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Fluid Journal : Fluid Journal 2002-2004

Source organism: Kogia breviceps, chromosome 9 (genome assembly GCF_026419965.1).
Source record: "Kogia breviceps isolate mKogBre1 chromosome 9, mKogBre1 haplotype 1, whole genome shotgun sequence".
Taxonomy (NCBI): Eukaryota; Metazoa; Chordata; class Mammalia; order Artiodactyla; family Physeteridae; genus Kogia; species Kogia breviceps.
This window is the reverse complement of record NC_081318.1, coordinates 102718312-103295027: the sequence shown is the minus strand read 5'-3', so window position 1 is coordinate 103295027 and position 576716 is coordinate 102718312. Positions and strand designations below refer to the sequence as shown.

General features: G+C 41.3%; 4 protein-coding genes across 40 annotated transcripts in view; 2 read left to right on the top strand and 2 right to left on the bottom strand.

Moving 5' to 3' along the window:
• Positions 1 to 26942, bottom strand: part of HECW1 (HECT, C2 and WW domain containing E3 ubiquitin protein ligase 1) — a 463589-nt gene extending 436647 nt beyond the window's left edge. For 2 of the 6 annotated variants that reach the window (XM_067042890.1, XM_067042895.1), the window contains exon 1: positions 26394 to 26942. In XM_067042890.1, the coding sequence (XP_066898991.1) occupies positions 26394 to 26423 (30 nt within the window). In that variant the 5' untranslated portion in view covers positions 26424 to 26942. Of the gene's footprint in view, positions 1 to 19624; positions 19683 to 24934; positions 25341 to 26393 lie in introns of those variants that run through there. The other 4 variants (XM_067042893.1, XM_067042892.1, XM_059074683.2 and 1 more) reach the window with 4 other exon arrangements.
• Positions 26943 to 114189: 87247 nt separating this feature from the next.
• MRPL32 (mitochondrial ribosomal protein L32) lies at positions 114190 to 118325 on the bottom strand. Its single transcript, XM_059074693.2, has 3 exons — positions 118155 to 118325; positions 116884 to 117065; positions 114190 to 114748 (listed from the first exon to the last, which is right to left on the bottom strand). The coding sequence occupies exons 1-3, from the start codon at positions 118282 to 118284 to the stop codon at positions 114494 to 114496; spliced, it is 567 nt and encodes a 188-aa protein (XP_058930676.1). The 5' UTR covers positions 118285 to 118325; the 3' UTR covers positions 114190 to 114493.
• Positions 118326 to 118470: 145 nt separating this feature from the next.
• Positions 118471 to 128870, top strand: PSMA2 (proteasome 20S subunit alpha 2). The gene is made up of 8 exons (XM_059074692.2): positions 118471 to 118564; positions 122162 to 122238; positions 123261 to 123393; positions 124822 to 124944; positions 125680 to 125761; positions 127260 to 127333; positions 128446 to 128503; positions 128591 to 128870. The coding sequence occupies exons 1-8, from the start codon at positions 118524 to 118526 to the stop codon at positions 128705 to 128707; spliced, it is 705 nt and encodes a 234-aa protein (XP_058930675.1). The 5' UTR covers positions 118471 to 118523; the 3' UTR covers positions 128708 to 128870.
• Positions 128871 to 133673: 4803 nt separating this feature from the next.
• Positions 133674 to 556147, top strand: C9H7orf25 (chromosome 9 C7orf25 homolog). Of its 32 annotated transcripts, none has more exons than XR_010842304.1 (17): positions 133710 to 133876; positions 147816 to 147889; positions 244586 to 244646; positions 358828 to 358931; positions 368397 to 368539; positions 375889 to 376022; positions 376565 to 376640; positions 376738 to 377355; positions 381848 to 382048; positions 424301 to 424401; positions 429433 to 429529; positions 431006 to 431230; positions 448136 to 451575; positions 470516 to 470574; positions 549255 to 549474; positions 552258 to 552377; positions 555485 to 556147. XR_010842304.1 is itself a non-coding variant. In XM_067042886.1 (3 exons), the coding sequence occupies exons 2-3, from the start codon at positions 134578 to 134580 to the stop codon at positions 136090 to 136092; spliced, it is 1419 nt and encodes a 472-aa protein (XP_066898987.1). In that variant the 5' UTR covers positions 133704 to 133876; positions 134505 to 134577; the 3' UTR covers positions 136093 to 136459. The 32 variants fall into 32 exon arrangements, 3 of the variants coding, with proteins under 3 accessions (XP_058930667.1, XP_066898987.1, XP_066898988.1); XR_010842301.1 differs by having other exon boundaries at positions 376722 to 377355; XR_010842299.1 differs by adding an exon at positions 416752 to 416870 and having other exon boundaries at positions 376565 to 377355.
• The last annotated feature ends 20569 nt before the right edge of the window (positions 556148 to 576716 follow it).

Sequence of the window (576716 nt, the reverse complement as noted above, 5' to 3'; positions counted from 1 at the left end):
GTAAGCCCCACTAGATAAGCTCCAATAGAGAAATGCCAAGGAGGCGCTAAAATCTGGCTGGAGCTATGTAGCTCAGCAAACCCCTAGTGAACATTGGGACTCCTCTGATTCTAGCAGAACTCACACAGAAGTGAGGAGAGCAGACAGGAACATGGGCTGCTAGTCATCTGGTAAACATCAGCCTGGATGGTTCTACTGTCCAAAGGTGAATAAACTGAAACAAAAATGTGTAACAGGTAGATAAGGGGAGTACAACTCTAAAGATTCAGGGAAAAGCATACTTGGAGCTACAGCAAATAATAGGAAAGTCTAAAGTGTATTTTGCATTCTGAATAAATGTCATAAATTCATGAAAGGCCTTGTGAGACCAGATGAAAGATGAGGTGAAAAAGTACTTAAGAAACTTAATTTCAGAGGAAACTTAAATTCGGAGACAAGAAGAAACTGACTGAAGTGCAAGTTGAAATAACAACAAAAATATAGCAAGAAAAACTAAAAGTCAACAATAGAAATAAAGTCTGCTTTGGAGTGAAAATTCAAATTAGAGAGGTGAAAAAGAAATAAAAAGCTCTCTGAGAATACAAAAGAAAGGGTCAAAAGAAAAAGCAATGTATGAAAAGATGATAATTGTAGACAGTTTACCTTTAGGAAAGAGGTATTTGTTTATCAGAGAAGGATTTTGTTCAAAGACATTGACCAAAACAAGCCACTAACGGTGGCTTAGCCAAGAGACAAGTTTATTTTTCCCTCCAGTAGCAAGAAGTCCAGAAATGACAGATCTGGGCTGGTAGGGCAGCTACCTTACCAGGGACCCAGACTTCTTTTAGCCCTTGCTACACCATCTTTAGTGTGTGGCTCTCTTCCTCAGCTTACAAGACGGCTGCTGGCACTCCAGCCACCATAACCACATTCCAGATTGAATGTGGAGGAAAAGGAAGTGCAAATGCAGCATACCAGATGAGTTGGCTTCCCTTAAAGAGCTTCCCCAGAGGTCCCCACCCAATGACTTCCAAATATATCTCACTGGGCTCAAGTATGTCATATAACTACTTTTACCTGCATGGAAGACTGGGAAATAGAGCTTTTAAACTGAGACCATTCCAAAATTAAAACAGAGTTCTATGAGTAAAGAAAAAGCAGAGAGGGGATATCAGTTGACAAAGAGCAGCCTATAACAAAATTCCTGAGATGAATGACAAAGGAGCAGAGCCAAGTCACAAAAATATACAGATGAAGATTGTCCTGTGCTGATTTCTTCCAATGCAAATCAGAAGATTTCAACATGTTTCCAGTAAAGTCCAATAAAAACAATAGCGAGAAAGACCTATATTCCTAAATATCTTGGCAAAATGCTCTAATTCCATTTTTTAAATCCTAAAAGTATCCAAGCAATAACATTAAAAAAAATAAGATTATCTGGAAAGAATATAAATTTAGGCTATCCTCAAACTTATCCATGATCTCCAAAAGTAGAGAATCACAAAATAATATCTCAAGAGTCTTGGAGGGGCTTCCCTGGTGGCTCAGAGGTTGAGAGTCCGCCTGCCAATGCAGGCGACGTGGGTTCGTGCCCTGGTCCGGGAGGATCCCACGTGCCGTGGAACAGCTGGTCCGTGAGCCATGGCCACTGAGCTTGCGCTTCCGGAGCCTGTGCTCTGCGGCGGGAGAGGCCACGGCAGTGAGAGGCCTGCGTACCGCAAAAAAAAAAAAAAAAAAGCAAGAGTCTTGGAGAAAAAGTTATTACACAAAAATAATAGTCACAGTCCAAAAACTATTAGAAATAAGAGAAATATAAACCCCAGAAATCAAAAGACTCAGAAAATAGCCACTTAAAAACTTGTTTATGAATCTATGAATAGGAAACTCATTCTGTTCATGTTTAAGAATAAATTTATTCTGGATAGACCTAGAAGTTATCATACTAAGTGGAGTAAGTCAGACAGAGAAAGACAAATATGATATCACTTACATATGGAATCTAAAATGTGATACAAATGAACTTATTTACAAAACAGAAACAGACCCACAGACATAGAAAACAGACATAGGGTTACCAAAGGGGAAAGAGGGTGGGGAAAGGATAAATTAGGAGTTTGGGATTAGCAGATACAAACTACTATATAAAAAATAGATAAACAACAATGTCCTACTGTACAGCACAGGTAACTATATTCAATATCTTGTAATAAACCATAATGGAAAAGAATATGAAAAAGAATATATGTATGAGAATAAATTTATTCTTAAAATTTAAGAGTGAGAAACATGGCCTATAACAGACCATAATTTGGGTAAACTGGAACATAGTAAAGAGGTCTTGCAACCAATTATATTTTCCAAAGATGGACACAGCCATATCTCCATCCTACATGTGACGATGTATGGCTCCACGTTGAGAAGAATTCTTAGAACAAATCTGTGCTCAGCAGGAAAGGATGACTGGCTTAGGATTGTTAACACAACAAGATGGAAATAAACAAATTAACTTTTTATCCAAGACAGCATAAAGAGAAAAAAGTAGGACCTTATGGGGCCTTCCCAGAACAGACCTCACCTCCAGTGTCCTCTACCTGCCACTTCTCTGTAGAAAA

2 Fluid Journal Fall 1993 Percent by county 1to10 11to20 21to30 31to40 41to50 51to60 61to70 71to 80 81to90 91to100 Current conservation tillage usage as a percentage of planted cropland. kilometers 0 900 Albers conic-equal area 1970 1975 1980 1985 1990 1995 2000 2005 2010 2015 2020 80 70 60 50 40 30 20 10 0 Percent of Cropland in Conservation Tillage Historical Data Scenario 3 Scenario 2 Scenario 1 • • • Figure 1. Historic and projected conservation tillage usage to the year 2020 for current levels of conservation tillage at 27% of cropland (scenario 1), and which increases to 57% (scenario 2) and 76% (scenario 3). minimum tillage systems are more energy efficient than conventional tillage systems. Less total energy is required to achieve approximately the same crop production under conservation-till. Organic carbon losses from the soil are reduced as are emissions by using less fossil fuel. Basis of projections This study incorporated geographic databases of conservation tillage usage and agricultural soil organic carbon with relationships of soil organic carbon dynamics. We used data from published studies to make projections of changes in organic carbon storage under three scenarios of conservation tillage use by the year 2020. The effects on fossil fuel carbon emissions were estimated from changes in fuel usage for field manipulations and herbicides. The details of how we arrived at the conclusions are too complex for this discussion but can be viewed in the full, original text cited under "References" at the end of this article. Development of the three scenarios mentioned was based on the levels of residue and the amount of cropland under conservation tillage by the year 2020. Scenario one maintains conservation tillage at current usage of about 27 percent of cropland. Scenarios two and three incrementally increase conservation tillage usage from current levels to 57 and 76 percent of planted cropland by the year 2020 (Figure 1). Calculation of carbon costs and savings is based on the estimates of energy requirements of various tillage systems in gallons of diesel fuel equivalents (DFE). These data were converted into amount of carbon per acre per year, using a typical density of No. 2 diesel fuel. Annual crop production carbon units per acre are itemized by field operation and totaled across tillage systems (Table 1).
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